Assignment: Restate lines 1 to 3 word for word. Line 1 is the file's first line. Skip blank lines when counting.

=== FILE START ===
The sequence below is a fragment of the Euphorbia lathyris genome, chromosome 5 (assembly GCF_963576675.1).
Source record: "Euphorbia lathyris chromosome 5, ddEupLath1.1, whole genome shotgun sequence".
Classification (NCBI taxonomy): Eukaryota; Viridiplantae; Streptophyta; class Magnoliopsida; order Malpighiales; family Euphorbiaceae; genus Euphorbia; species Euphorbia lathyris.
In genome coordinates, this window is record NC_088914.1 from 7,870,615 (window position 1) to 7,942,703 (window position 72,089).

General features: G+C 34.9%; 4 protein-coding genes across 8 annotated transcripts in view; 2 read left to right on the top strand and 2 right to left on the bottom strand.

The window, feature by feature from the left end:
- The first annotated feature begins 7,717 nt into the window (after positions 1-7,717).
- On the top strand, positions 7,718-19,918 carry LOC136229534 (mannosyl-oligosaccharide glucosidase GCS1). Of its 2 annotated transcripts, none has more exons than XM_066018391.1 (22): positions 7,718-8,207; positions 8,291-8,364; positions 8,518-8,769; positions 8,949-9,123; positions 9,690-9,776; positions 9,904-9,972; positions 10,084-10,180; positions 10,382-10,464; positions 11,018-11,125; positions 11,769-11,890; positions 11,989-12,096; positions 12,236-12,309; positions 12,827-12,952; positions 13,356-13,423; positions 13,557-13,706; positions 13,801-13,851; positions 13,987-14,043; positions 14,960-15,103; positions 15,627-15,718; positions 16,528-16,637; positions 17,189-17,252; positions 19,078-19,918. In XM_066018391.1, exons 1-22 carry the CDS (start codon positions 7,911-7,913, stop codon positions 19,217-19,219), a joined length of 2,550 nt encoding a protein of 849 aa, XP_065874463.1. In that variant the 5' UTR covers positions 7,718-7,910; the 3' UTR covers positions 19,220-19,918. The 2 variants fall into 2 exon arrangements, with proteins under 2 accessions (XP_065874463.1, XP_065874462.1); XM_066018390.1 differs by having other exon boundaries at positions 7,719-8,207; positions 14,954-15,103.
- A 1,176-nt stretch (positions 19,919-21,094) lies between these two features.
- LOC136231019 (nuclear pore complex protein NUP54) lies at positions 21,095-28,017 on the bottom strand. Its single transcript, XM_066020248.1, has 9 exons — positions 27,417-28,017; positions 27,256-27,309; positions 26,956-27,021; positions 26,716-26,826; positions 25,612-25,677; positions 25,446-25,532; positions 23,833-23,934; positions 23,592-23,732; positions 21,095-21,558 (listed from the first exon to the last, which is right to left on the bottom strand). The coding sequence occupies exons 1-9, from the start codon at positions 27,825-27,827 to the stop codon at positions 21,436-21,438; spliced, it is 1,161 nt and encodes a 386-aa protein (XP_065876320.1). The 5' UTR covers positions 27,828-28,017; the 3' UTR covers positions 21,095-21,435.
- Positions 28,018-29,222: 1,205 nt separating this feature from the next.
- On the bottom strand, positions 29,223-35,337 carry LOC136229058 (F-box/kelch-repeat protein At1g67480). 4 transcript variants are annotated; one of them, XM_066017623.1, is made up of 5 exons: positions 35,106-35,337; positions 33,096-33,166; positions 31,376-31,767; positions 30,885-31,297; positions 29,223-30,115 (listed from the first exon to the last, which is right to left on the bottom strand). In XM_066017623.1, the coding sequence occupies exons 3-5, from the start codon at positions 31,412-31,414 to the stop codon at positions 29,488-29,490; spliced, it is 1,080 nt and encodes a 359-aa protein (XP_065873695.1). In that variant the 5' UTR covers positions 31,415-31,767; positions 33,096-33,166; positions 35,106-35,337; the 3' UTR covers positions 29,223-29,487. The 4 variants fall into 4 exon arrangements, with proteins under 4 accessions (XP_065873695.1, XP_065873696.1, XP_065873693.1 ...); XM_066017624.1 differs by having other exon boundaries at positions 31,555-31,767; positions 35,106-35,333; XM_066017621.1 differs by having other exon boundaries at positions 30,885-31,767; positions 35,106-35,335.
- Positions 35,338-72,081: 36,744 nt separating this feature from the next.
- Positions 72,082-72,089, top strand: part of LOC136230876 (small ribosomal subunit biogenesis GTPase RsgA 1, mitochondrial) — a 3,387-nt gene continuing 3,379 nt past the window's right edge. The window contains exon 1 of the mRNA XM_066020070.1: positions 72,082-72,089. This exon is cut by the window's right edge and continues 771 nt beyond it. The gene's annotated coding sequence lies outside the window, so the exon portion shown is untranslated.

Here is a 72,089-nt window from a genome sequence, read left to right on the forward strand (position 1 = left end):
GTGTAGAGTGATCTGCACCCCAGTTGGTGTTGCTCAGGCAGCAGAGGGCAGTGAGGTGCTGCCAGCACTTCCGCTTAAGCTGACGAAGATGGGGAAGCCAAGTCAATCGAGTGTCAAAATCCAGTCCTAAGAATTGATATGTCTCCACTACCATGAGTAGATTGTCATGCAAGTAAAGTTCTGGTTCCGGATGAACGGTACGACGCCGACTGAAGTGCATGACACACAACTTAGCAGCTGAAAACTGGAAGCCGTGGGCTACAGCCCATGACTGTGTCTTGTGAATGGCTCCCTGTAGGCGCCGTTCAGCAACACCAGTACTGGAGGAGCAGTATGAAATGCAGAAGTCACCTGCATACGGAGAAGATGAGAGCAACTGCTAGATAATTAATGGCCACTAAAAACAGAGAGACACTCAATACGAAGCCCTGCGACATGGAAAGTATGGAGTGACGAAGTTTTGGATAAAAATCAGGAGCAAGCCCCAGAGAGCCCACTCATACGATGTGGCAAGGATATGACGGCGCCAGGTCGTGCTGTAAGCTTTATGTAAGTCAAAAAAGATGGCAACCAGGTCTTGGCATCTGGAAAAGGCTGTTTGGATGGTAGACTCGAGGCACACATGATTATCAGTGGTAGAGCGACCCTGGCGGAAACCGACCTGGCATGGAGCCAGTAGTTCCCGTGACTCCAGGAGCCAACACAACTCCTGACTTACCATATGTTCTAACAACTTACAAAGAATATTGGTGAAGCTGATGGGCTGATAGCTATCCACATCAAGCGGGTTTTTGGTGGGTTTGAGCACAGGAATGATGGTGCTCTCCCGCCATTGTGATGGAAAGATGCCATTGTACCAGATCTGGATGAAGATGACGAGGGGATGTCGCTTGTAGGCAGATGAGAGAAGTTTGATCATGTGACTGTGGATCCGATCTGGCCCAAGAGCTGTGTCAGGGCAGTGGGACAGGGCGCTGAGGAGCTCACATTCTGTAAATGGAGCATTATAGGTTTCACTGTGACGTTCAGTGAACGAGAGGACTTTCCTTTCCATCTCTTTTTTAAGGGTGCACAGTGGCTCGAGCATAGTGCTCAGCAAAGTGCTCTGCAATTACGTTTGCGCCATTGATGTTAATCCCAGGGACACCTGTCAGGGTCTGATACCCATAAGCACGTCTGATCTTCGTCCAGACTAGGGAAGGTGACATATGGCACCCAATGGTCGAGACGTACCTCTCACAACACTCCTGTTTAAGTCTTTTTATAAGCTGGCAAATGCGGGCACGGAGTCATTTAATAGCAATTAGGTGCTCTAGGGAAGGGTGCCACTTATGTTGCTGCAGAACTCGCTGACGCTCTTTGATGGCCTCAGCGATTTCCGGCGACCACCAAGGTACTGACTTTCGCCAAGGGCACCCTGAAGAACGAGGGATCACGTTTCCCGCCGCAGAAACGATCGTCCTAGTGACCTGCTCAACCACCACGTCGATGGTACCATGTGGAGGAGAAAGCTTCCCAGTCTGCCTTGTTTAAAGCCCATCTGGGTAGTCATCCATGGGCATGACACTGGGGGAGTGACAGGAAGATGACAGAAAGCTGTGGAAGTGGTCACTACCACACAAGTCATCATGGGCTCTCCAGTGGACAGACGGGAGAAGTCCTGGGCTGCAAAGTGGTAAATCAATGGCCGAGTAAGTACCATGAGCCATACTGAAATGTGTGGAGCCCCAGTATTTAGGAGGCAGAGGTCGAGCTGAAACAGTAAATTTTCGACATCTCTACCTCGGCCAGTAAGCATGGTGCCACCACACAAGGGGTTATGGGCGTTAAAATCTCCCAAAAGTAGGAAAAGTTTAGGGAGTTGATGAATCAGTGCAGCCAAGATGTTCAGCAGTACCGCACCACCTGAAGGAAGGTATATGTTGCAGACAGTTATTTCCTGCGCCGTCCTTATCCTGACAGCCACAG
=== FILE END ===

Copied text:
The sequence below is a fragment of the Euphorbia lathyris genome, chromosome 5 (assembly GCF_963576675.1).
Source record: "Euphorbia lathyris chromosome 5, ddEupLath1.1, whole genome shotgun sequence".
Classification (NCBI taxonomy): Eukaryota; Viridiplantae; Streptophyta; class Magnoliopsida; order Malpighiales; family Euphorbiaceae; genus Euphorbia; species Euphorbia lathyris.